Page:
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Watching birds near your home is good for your mental health: Study
CB Bureau, March 13, 2017
People living in neighbourhoods with more birds, shrubs and trees are less likely to suffer from depression, anxiety and stress, according to research by academics at the University of Exeter, the British Trust for Ornithology, and the University of Queensland.

The study, which surveyed mental health in over 270 people from different ages, incomes and ethnicities, also found that those who spent less time out of doors than usual in the previous week were more likely to report they were anxious or depressed. ‘We demonstrated that of five neighbourhood nature characteristics tested, vegetation cover and afternoon bird abundances were positively associated with a lower prevalence of depression, anxiety, and stress,’ the researchers said.

After conducting extensive surveys of the number of birds in the morning and afternoon in Milton Keynes, Bedford and Luton, the study found that lower levels of depression, anxiety and stress were associated with the number of birds people could see in the afternoon. The academics studied afternoon bird numbers – which tend to be lower than birds generally seen in the morning – because they are more in keeping with the number of birds that people are likely to see in their neighbourhood on a daily basis. In the study, common types of birds including blackbirds, robins, blue tits and crows were seen.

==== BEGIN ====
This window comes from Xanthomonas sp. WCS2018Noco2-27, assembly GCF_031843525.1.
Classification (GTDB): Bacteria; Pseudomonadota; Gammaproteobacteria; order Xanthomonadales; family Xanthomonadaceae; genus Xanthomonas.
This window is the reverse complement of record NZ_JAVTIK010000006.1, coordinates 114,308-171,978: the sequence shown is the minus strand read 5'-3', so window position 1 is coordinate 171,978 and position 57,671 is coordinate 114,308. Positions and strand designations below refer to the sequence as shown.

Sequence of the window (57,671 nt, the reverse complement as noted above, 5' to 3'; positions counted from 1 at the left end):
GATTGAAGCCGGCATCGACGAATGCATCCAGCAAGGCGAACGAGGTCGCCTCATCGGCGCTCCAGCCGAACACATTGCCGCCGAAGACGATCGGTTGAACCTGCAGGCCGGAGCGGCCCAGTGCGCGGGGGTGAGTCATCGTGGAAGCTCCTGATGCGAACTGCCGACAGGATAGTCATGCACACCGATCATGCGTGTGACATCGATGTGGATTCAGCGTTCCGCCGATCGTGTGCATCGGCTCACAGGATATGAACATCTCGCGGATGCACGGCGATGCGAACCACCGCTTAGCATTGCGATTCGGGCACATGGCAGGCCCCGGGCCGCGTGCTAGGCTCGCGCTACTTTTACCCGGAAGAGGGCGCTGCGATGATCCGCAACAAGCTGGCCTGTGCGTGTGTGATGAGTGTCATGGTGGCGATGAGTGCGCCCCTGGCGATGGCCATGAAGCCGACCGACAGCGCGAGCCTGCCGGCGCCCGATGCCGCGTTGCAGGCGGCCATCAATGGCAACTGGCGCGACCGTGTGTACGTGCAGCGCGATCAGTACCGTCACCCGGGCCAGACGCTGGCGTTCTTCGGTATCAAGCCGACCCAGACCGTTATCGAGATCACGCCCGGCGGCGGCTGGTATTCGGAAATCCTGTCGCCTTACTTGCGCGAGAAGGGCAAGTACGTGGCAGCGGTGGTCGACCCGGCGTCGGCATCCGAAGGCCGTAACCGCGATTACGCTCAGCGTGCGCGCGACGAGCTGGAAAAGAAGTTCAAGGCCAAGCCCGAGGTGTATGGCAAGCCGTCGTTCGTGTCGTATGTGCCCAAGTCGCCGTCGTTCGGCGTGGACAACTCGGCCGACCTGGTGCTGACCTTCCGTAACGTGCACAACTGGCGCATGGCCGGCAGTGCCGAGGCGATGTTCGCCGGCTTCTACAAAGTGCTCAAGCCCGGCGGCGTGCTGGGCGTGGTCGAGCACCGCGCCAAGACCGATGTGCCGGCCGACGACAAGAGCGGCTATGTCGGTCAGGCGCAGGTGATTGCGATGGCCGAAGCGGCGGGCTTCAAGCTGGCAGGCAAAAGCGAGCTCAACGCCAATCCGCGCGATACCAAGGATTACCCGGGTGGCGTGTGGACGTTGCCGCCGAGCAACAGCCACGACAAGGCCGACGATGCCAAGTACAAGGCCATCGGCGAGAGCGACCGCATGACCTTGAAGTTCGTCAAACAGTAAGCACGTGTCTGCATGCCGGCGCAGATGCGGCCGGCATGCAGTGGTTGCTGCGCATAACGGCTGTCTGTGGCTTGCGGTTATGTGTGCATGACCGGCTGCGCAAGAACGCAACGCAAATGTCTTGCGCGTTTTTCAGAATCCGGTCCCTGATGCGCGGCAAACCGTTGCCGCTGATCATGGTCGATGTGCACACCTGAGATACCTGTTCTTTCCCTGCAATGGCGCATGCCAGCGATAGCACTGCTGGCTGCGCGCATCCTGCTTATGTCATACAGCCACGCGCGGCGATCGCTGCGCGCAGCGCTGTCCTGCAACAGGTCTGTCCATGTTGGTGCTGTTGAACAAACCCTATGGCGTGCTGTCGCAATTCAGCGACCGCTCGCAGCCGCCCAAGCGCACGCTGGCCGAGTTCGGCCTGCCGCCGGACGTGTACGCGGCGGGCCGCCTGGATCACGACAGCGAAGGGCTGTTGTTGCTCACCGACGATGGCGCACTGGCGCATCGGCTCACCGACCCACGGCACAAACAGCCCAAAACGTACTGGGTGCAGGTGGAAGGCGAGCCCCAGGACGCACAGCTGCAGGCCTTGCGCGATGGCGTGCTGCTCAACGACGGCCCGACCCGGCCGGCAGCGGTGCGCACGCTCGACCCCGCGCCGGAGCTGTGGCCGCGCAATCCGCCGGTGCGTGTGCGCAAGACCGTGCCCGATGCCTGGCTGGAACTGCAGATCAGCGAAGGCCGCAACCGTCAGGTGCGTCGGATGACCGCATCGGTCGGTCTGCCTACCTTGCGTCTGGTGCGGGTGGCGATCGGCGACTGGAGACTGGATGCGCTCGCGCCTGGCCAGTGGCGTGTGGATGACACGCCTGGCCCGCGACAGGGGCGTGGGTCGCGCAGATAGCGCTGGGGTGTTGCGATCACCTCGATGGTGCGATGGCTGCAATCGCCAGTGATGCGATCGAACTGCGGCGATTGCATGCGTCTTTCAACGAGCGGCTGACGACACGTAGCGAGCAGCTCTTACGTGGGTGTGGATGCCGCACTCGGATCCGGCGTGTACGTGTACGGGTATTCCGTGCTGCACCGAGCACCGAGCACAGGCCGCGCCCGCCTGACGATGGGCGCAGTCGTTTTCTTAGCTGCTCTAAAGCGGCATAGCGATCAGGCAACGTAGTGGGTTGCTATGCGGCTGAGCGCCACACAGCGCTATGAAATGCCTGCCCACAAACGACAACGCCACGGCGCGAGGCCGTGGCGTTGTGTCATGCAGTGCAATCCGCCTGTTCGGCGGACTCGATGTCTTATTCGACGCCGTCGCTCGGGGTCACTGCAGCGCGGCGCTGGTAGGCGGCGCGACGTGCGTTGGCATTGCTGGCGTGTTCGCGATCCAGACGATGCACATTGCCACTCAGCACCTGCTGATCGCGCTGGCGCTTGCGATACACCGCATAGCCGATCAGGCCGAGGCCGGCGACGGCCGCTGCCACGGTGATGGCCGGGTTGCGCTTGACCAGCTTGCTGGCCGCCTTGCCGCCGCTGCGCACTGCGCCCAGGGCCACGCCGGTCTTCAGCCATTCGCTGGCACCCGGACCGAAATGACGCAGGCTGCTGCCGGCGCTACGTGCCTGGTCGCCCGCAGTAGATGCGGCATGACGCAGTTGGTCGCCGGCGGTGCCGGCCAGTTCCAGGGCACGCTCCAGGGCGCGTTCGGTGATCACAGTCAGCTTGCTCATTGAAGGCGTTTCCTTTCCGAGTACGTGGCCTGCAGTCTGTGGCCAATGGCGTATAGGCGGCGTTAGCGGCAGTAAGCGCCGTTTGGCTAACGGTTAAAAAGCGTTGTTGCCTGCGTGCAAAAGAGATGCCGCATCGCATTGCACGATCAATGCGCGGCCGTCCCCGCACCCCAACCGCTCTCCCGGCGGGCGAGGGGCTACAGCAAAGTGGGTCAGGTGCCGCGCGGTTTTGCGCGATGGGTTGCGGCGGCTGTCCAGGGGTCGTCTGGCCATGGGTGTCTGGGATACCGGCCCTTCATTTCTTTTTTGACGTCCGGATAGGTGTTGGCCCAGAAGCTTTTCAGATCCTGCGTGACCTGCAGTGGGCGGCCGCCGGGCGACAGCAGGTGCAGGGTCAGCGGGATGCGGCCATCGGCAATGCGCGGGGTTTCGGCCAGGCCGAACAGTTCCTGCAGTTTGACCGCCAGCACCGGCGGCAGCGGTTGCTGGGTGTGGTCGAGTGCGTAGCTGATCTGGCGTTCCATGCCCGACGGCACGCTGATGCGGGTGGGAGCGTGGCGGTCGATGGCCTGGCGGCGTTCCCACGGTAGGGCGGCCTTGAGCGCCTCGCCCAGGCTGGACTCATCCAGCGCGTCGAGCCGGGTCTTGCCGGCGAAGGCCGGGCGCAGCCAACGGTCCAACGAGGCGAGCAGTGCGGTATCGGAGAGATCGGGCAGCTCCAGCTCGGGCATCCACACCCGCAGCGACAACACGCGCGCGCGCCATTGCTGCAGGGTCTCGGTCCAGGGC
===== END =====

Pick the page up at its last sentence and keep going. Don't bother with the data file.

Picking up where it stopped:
Previous studies have found that the ability of most people to identify different species is low (eg Dallimer et al, 2012), suggesting that for most people it is interacting with birds, not just specific birds, that provides well-being.

University of Exeter research fellow Dr Daniel Cox, who led the study, said: ‘This study starts to unpick the role that some key components of nature play for our mental well-being. Birds around the home, and nature in general, show great promise in preventative healthcare, making cities healthier, happier places to live.’

The positive association between birds, shrubs and trees and better mental health applied, even after controlling for variation in neighbourhood deprivation, household income, age and a wide range of other socio-demographic factors. ‘Although the causes and drivers of poor mental health are diverse, this study suggests that even low levels of key components of neighbourhood nature can be associated with better mental health, providing promise for preventative health approaches,’ the researchers said.

The research was published in the journal Bioscience.




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